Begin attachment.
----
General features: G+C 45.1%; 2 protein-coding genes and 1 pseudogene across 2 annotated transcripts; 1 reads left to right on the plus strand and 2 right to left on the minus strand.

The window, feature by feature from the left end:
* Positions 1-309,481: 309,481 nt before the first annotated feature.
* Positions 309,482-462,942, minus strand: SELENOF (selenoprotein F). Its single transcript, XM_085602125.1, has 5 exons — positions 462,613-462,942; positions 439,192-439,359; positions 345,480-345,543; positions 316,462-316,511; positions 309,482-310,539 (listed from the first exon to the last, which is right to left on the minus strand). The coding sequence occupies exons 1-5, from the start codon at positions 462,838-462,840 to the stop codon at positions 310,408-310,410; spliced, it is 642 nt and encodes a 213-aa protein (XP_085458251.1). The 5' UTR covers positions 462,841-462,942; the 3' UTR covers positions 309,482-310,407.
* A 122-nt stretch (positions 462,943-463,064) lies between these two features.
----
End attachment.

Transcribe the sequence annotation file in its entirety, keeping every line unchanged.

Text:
General features: G+C 45.1%; 2 protein-coding genes and 1 pseudogene across 2 annotated transcripts; 1 reads left to right on the plus strand and 2 right to left on the minus strand.

The window, feature by feature from the left end:
* Positions 1-309,481: 309,481 nt before the first annotated feature.
* Positions 309,482-462,942, minus strand: SELENOF (selenoprotein F). Its single transcript, XM_085602125.1, has 5 exons — positions 462,613-462,942; positions 439,192-439,359; positions 345,480-345,543; positions 316,462-316,511; positions 309,482-310,539 (listed from the first exon to the last, which is right to left on the minus strand). The coding sequence occupies exons 1-5, from the start codon at positions 462,838-462,840 to the stop codon at positions 310,408-310,410; spliced, it is 642 nt and encodes a 213-aa protein (XP_085458251.1). The 5' UTR covers positions 462,841-462,942; the 3' UTR covers positions 309,482-310,407.
* A 122-nt stretch (positions 462,943-463,064) lies between these two features.